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A College and Klan Traditions

Numerous colleges and universities in the last decade have studied and acknowledged the role of slavery in building and running their campuses, or financing the institutions. Other colleges have changed the names of buildings that honored people with ties to the Ku Klux Klan.

Image of hazing at Wesleyan College in the 1950s, Photo of archival photo by Bob Andres / Atlanta Journal-Constitution // Inside Higher Ed

During that time, Wesleyan College was silent. The college in Macon, Ga., talks about its history quite a lot, pointing with pride to its status as the first institution chartered (in 1836) to award college degrees to women.

But an unusual part of its history was revealed Thursday by The Atlanta Journal-Constitution: decades in which the traditions of the Ku Klux Klan played a key role in campus life, with at least one tradition ending only in this century.

Wesleyan today is diverse: about a quarter of students are from outside the United States, and about one-third (most of them black) are American minority women. But only Thursday did the college acknowledge its past.

"Wesleyan College’s history includes parts that are deeply troubling, and we are not proud of them," a statement from the college said. "When Wesleyan was founded in 1836, the economy of the South was based on the sin of slavery. We are sorry for the pain that parts of our past have caused and continue to cause. We also celebrate how far our college has come and how we are striving to become the inclusive community we are called to be."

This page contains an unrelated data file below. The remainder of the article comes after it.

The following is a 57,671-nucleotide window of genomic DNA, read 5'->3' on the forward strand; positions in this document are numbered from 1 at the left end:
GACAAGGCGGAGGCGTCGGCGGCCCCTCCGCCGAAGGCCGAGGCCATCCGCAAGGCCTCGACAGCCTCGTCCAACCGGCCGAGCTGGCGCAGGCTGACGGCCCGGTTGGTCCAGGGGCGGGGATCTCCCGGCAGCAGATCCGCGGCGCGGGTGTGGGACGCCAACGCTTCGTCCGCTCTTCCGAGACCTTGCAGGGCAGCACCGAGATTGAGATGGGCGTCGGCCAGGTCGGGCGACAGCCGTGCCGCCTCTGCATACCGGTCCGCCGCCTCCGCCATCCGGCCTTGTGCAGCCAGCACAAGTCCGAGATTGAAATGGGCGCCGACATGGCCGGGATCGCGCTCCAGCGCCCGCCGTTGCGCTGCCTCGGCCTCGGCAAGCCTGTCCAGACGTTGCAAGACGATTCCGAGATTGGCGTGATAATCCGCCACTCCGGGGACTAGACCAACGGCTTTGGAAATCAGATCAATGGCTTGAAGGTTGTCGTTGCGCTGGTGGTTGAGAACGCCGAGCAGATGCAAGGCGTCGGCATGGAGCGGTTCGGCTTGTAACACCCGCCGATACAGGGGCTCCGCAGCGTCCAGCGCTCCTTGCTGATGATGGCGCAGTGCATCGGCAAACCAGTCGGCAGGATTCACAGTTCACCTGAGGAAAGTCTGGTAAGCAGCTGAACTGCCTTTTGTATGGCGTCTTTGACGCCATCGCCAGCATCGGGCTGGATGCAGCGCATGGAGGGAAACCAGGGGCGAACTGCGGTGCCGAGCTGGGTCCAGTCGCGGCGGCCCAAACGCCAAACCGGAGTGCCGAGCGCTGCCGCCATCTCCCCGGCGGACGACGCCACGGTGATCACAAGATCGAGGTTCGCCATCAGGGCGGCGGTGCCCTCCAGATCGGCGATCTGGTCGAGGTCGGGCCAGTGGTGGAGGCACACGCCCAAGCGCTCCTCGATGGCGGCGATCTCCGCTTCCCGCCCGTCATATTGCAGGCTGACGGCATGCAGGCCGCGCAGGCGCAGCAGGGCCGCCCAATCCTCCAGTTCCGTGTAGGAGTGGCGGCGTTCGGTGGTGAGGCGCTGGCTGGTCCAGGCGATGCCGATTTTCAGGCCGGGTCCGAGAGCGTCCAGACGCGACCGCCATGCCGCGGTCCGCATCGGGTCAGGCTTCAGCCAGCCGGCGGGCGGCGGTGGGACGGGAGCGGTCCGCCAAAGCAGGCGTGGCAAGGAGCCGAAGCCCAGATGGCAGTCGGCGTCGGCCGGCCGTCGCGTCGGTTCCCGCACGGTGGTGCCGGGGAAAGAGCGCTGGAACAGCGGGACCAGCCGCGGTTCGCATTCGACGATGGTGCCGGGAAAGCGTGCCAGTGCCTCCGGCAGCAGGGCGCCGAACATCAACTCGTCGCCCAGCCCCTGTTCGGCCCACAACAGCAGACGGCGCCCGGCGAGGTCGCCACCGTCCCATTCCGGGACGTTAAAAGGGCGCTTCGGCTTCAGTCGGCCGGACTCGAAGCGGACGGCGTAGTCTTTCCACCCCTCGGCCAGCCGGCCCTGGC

The statement goes on to note the Klan influence: "Wesleyan’s people were products of a society steeped in racism, classism and sexism. They did appalling things -- like students treating some African-Americans who worked on campus like mascots, or deciding to name one of their classes after the hate-espousing Ku Klux Klan, or developing rituals for initiating new students that today remind us of the Klan’s terrorism."

Among the details revealed by the Journal-Constitution:

  • Classes long gave themselves names, and the names selected by the classes of 1909, 1913 and 1917 were the "Ku Klux Klan."
  • The yearbook in 1913 was named "Ku Klux."
  • In the early 1900s, students marched in Klan garb through the streets to initiate students into the KKK.
  • For decades, through the 1990s, the athletic teams were called the Tri-Ks (for the KKK), later changing to the Tri-K Pirates before dropping the Klan reference.
  • In the 1950s (photo above), hazing rituals for new students (run by students) featured women with painted faces and carrying nooses.
  • As recently as 2006, a student group wore hooded purple robes for an initiation event for new students -- and that robed activity ended only around 2010 or 2011.

The first black students to graduate from Wesleyan were admitted in 1968.